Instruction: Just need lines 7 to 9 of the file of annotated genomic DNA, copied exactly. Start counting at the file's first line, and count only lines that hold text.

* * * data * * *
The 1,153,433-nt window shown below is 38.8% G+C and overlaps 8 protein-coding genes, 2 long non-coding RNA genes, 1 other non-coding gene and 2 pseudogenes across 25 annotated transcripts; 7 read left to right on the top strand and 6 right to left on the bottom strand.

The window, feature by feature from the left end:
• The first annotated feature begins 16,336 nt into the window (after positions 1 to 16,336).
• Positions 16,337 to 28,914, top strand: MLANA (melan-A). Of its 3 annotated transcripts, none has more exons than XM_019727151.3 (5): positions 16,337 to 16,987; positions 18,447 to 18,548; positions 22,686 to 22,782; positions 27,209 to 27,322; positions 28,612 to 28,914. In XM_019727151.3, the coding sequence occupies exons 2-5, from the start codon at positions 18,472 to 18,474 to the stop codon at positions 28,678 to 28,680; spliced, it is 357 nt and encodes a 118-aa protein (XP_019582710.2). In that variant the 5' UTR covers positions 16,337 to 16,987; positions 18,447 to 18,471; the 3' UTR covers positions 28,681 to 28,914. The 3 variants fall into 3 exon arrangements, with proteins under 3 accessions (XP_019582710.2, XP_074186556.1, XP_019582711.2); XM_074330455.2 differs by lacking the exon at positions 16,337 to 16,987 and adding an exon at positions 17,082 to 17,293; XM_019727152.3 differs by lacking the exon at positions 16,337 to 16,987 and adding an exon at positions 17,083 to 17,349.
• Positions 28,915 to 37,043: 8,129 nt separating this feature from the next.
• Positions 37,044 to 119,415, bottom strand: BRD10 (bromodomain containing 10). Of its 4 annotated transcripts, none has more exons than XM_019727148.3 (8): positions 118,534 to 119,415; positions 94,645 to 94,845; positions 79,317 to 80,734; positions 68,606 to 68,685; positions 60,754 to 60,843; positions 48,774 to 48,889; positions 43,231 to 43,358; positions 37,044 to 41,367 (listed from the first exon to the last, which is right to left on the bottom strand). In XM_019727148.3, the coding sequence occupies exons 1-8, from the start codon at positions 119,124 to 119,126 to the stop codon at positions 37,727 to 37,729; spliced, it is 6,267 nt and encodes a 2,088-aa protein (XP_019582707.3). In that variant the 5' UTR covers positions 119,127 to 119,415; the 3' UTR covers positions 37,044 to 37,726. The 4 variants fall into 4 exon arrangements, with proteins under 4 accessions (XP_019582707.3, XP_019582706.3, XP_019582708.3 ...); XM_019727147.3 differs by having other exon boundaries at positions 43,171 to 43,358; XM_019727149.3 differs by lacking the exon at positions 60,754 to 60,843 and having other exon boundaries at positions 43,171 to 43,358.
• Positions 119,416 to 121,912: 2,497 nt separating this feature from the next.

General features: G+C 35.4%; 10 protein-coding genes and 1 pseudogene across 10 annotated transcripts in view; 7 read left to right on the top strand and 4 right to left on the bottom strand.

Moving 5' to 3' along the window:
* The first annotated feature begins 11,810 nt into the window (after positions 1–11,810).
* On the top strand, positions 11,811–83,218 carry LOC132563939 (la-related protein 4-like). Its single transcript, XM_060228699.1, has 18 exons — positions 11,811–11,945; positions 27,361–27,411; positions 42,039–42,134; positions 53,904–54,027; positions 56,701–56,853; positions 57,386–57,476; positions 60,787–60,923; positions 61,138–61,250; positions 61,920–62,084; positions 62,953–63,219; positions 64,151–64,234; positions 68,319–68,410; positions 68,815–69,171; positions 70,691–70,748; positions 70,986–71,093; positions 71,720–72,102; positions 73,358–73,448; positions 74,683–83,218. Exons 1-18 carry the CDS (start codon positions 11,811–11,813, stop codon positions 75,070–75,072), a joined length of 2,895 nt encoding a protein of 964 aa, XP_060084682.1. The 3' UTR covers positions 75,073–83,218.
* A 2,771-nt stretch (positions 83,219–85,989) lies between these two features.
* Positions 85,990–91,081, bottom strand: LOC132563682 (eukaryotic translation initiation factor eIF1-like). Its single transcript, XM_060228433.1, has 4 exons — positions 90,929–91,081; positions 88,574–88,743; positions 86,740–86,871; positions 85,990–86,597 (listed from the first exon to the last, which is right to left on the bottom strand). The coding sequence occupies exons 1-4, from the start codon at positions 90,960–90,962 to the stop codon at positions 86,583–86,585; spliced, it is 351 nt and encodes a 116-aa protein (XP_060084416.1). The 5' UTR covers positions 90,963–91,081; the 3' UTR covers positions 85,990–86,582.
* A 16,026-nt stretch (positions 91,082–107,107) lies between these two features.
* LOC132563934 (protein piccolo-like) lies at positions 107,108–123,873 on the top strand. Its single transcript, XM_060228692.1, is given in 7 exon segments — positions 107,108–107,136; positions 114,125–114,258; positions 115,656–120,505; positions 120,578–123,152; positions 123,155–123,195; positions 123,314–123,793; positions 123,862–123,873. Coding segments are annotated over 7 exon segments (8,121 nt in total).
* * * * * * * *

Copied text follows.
• Positions 119,416 to 121,912: 2,497 nt separating this feature from the next.

General features: G+C 35.4%; 10 protein-coding genes and 1 pseudogene across 10 annotated transcripts in view; 7 read left to right on the top strand and 4 right to left on the bottom strand.

Moving 5' to 3' along the window: